Okay, y’all, this is why I find history so ridiculously exciting.
The Tokyo National Museum released information today regarding the dating of a blue glass dish found in a 5th-century tomb in the Nara Prefecture. Why is this super-interesting? Because the glass is of Roman origin. In 5th-century Japan!
Imagine the life this flatware must have had. It starts off probably somewhere on the Italian peninsula, as scientists identified it as belonging to a style and composition of glass created in the Mediterranean region roundabouts the 2nd century CE. That it traveled from there is no big surprise — by the 2nd century, Rome pretty much owned the entire Mediterranean. They called it Mare Nostrum, Our Sea, for a reason.
Except this glass may have made it all the way to Ctesiphon, in the Parthian Empire that was then ruling Persia, in fairly short order, because it was found, that Japanese tomb, with a glass bowl originating from the Sassanid Empire. Okay, sure, the set could have been assembled at any point after that, too, but it makes sense that the Roman dish and the Sassanid bowl would’ve come together in the mid to late 2nd century. Ctesiphon (about 22 miles south of Baghdad) would be the largest city in the world in the 6th and 7th centuries, but in the 2nd century, it was a major target for the Romans in their (entirely doomed, what-were-they-even-thinking) attempts to conquer Parthia. They actually managed to capture the city not once, not twice, but five times — three of those in the second century alone! So perhaps this humble little glassware found its way to Ctesiphon during one of those periods, when Romans were a larger presence in the city. Did it travel with the Imperial regalia? Or was it just in the luggage of some tag-along senator? Or did it get passed through the hands of an enterprising merchant?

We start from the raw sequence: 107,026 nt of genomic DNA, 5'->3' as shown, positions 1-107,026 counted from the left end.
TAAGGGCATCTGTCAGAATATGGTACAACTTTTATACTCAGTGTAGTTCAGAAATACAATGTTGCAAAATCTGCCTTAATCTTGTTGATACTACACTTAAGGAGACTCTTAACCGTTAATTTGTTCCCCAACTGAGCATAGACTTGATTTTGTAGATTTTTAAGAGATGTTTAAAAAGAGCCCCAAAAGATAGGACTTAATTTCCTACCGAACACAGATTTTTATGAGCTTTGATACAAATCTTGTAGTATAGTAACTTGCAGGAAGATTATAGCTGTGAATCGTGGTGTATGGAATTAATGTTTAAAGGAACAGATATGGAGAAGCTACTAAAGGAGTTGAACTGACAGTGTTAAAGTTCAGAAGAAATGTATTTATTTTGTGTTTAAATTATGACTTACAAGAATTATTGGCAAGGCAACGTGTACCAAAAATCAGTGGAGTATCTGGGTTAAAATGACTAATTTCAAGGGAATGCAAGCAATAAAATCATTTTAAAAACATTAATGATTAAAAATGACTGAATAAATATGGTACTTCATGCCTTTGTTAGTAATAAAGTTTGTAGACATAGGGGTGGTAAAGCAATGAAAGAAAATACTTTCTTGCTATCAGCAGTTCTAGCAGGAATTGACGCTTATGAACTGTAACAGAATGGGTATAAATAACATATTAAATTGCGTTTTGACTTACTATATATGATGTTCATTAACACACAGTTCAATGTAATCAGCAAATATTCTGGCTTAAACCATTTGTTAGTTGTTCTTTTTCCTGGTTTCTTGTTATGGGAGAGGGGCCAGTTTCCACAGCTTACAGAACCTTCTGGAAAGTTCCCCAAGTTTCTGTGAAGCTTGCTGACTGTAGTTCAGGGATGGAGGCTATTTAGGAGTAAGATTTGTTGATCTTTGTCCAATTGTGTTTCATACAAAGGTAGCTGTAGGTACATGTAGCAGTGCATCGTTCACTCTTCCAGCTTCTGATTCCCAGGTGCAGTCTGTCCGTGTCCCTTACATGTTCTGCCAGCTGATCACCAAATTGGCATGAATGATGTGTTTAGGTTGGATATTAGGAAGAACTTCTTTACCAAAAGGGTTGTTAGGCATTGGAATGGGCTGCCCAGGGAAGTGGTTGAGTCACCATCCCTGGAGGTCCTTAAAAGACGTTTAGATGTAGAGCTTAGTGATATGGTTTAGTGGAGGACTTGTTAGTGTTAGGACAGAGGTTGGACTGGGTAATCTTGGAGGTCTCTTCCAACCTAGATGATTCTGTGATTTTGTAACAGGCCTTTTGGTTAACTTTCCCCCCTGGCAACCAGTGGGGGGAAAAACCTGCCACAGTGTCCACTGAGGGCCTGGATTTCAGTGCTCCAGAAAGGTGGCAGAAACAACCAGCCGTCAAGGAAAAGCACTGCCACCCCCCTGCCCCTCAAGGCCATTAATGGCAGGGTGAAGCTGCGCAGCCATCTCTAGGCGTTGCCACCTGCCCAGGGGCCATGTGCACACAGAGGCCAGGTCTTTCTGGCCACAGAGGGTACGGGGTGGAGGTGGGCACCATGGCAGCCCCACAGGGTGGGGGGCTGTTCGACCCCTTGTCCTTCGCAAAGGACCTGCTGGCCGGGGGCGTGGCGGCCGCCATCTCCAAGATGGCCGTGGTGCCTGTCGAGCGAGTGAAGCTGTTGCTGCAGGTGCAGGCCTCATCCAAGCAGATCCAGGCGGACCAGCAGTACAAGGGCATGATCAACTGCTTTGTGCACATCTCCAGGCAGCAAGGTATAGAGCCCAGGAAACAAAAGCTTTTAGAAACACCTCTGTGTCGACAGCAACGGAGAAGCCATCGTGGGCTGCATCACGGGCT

Over the next three hundred years, this flatware travels — unbroken! — across all of Asia. How? Why? I’m having so much fun speculating. Maybe it got traded eastwards as the Sassanids expanded, making its way into Central Asia through their contacts. Maybe it went south to the Persian sea and through the trade routes with India. Maybe it passed through the Sixteen Kingdoms. What houses (or palaces) did it live in? Who ate off of it? What conversations took place over it? What arguments? What seductions?
Then, in the fifth century, as Japan is trading extensively with China and Korea, someone, somewhere, decides to send it over the water. By this point, the empire that gave birth to this little glass dish has possibly already collapsed, certainly degenerated, but it’s still chugging along.
And some Japanese guy likes it enough that he decides to be buried with it.
And it stays there.
For over 1500 years.